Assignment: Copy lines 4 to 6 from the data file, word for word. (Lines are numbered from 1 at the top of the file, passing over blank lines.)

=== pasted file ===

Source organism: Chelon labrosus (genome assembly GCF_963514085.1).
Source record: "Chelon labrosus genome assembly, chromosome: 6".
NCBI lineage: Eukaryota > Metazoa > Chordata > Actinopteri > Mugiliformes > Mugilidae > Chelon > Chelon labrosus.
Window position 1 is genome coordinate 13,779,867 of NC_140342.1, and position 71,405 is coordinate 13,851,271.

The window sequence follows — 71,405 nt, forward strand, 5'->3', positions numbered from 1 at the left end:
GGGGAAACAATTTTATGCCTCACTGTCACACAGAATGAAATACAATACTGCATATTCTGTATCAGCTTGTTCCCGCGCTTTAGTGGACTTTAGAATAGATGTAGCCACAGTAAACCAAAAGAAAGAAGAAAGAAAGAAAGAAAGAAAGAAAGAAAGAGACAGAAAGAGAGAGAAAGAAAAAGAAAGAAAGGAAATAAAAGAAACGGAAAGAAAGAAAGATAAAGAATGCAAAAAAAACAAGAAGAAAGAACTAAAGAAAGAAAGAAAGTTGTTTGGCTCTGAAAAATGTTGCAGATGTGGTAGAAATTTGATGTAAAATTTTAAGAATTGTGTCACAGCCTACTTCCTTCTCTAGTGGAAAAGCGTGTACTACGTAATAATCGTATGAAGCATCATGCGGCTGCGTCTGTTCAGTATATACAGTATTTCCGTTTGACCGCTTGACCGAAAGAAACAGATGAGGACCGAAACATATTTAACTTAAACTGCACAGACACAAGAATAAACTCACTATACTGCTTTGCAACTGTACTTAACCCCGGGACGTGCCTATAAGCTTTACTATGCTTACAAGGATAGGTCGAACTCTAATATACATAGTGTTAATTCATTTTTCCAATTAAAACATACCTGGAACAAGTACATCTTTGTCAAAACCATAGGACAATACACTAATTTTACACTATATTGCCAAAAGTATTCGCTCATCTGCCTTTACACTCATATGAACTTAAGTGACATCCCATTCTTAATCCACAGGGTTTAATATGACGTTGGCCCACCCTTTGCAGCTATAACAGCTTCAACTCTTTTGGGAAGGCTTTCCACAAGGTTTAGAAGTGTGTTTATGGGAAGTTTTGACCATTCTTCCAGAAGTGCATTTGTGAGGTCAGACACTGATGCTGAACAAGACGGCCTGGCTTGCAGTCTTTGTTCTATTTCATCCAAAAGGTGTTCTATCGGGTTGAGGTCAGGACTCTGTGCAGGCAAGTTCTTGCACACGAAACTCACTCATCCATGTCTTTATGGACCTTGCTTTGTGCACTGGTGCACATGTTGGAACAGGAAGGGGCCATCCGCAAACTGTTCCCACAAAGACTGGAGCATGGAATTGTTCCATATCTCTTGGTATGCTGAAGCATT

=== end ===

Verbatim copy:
Window position 1 is genome coordinate 13,779,867 of NC_140342.1, and position 71,405 is coordinate 13,851,271.

The window sequence follows — 71,405 nt, forward strand, 5'->3', positions numbered from 1 at the left end:
GGGGAAACAATTTTATGCCTCACTGTCACACAGAATGAAATACAATACTGCATATTCTGTATCAGCTTGTTCCCGCGCTTTAGTGGACTTTAGAATAGATGTAGCCACAGTAAACCAAAAGAAAGAAGAAAGAAAGAAAGAAAGAAAGAAAGAAAGAGACAGAAAGAGAGAGAAAGAAAAAGAAAGAAAGGAAATAAAAGAAACGGAAAGAAAGAAAGATAAAGAATGCAAAAAAAACAAGAAGAAAGAACTAAAGAAAGAAAGAAAGTTGTTTGGCTCTGAAAAATGTTGCAGATGTGGTAGAAATTTGATGTAAAATTTTAAGAATTGTGTCACAGCCTACTTCCTTCTCTAGTGGAAAAGCGTGTACTACGTAATAATCGTATGAAGCATCATGCGGCTGCGTCTGTTCAGTATATACAGTATTTCCGTTTGACCGCTTGACCGAAAGAAACAGATGAGGACCGAAACATATTTAACTTAAACTGCACAGACACAAGAATAAACTCACTATACTGCTTTGCAACTGTACTTAACCCCGGGACGTGCCTATAAGCTTTACTATGCTTACAAGGATAGGTCGAACTCTAATATACATAGTGTTAATTCATTTTTCCAATTAAAACATACCTGGAACAAGTACATCTTTGTCAAAACCATAGGACAATACACTAATTTTACACTATATTGCCAAAAGTATTCGCTCATCTGCCTTTACACTCATATGAACTTAAGTGACATCCCATTCTTAATCCACAGGGTTTAATATGACGTTGGCCCACCCTTTGCAGCTATAACAGCTTCAACTCTTTTGGGAAGGCTTTCCACAAGGTTTAGAAGTGTGTTTATGGGAAGTTTTGACCATTCTTCCAGAAGTGCATTTGTGAGGTCAGACACTGATGCTGAACAAGACGGCCTGGCTTGCAGTCTTTGTTCTATTTCATCCAAAAGGTGTTCTATCGGGTTGAGGTCAGGACTCTGTGCAGGCAAGTTCTTGCACACGAAACTCACTCATCCATGTCTTTATGGACCTTGCTTTGTGCACTGGTGCACATGTTGGAACAGGAAGGGGCCATCCGCAAACTGTTCCCACAAAGACTGGAGCATGGAATTGTTCCATATCTCTTGGTATGCTGAAGCATT